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Songs for the Jetset | Vol III | review | compilation | Lollipop

Songs for the Jetset

Vol. III (Jetset)
by Jamie Kiffel

Imagine a sunglare yellow and brilliant red raincoat, green goggle sunglasses, and ankle-high plastic boots skipping down the streets of London. Then imagine those happy clothes bouncing straight through your speakers. The result is Songs for the Jetset Vol. III, a ridiculously happy candybox full of English pop tunes soaked in carefree Quaaludes and love. Hippie-dippy and full of doot-doo-doo's and la-la-la's, brainflowers practically bloom backwards into the room when this stuff comes giggling out of the stereo.

The day-glo sound that the six artists on this disc create is so coherent, they could easily be a single merry band of pranksters. In fact, the bands here worked together to create what they call "cinema pop," an Austin Powers-y sound inspired by listening to soundtracks from the '60s. The result is a flowing stereo head-trip in which the songs seem to conspire to get under the listener's feet and pick them right up so that the brain can fly.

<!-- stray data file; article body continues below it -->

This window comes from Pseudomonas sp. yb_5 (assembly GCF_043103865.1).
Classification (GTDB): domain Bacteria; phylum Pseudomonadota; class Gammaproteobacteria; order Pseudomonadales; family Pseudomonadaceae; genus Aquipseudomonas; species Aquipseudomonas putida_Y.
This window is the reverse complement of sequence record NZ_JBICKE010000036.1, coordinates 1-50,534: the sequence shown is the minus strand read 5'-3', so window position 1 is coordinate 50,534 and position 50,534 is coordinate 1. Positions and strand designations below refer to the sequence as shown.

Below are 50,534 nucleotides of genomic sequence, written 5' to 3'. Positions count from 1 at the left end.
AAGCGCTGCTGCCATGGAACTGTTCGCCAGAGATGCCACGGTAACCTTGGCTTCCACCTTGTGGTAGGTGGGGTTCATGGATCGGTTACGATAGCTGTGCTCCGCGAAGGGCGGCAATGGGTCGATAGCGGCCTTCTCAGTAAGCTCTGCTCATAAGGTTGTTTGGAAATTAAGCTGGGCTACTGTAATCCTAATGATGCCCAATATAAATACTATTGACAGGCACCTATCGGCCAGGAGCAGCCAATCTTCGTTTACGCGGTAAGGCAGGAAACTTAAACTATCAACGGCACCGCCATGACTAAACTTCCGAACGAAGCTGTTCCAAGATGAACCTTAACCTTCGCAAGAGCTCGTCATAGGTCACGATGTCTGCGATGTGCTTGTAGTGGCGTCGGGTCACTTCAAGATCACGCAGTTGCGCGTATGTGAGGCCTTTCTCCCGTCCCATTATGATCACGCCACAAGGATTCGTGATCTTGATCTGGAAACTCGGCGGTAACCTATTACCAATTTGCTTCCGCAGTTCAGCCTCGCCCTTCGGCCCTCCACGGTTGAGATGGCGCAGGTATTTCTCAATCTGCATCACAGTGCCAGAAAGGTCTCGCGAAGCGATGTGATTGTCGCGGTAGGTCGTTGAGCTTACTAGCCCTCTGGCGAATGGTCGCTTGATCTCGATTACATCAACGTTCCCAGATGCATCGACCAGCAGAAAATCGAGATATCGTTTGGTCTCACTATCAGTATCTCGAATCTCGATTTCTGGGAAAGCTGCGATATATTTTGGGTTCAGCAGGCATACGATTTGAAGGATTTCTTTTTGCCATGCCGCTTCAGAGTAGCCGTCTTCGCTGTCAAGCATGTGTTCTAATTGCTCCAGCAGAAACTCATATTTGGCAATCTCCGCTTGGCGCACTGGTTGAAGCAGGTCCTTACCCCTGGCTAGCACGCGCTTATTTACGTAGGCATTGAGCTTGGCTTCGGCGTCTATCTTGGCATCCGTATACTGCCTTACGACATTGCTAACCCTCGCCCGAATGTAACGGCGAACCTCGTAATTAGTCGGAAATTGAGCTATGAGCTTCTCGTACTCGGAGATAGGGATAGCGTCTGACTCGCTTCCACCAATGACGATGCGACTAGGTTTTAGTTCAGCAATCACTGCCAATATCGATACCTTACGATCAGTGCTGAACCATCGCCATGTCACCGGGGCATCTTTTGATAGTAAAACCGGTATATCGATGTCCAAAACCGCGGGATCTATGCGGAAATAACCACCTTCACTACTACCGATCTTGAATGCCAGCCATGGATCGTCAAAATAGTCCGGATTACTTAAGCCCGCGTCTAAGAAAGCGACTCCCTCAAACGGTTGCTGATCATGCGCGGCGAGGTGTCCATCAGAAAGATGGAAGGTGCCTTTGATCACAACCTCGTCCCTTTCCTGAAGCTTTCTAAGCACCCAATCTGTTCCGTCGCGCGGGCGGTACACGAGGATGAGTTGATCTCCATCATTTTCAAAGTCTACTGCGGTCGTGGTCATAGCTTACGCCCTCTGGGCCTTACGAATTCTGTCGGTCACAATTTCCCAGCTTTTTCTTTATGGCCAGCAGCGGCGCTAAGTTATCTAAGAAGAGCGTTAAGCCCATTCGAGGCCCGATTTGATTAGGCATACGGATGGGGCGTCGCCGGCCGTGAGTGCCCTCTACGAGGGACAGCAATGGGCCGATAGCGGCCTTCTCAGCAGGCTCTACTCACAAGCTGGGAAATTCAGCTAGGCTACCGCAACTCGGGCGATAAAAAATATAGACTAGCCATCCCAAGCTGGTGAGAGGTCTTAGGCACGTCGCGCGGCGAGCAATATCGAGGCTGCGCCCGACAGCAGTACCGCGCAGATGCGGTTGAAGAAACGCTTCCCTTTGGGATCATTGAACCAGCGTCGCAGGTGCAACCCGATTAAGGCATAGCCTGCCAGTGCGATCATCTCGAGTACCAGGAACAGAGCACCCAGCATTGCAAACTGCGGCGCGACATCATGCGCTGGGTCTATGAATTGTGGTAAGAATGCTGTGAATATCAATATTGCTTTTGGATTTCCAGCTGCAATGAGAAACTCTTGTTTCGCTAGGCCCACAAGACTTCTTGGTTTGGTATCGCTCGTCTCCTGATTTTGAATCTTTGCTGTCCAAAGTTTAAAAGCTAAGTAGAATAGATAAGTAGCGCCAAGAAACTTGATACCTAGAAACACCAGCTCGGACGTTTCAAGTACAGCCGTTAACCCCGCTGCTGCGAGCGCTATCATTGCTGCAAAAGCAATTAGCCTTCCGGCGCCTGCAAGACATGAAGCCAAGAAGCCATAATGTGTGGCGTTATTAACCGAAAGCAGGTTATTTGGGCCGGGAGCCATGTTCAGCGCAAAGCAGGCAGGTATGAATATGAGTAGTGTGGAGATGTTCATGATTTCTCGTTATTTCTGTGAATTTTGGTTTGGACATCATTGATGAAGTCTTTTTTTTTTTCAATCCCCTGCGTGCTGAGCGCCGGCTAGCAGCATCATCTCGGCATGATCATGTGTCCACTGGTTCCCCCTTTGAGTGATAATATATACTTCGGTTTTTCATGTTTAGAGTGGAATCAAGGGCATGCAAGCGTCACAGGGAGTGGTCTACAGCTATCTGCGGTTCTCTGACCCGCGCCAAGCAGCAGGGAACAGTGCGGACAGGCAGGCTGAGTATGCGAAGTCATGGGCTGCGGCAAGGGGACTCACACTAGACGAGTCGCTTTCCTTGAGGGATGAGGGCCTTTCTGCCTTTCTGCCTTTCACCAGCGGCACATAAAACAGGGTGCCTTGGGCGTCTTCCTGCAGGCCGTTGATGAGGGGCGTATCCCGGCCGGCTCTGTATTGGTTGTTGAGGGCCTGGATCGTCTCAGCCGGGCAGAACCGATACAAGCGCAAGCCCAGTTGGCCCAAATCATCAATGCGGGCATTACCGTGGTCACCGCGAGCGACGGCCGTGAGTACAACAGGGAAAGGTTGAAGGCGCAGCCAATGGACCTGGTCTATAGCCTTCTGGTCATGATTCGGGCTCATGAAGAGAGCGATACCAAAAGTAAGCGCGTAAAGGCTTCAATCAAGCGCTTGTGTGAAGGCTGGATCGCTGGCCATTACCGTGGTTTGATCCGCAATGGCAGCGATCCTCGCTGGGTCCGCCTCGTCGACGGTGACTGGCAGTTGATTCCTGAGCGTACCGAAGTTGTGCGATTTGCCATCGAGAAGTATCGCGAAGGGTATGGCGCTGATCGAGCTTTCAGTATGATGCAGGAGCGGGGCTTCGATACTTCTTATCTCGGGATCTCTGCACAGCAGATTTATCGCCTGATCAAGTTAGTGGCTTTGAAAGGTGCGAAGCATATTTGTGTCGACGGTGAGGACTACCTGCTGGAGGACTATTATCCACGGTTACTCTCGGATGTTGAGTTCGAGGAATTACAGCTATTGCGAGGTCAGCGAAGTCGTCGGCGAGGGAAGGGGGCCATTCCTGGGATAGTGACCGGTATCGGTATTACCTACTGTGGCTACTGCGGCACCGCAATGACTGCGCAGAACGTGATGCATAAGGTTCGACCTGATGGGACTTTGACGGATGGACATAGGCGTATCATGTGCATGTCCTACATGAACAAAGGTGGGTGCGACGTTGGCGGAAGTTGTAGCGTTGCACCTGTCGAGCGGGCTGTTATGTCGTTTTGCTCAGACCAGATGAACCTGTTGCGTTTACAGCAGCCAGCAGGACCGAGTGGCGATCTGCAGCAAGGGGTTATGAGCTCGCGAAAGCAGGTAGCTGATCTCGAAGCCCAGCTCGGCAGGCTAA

Tomorrow's World leads us into this tribute to Mod with the cheerful (if slightly disconcerting) announcement, "You don't have to wear those. All you have to do is listen!" With that, the instrumentals bubble forth, full of sunshiny sounds ready to send you skipping just a few inches higher than the sidewalk. Daisies' exclamation, "Day out, way out, sunshine!" takes the listener higher into the sunnysphere, while Wallpaper's round, rolly synths and light, psychedelic guitars send the eyelids fluttering with rainbow butterflies, and Death by Chocolate rings bells in the ears of the unhip with its bizarre spoken vocals, "My friend Jack eats sugar lumps" and "When you walk between the lines on the stairs, be careful that you don't step on the bears." Loveletter's "Love" takes us into the land of the Maharishi with something that sounds like an electric sitar and tripped-out vibrations. The trip finally grins to a close with Loveletter's "Sun," which feels just slightly lifted off of reality thanks to Simon Fisher Turner's overlapping tenor vocals that sound like he's coming at you from several directions. "Had a little pain from time to time/ Now it's time for the sun," he sings. If you're also having a little pain, or just want to see colors, switch on the aural sunshine this disc provides, and get glowed.


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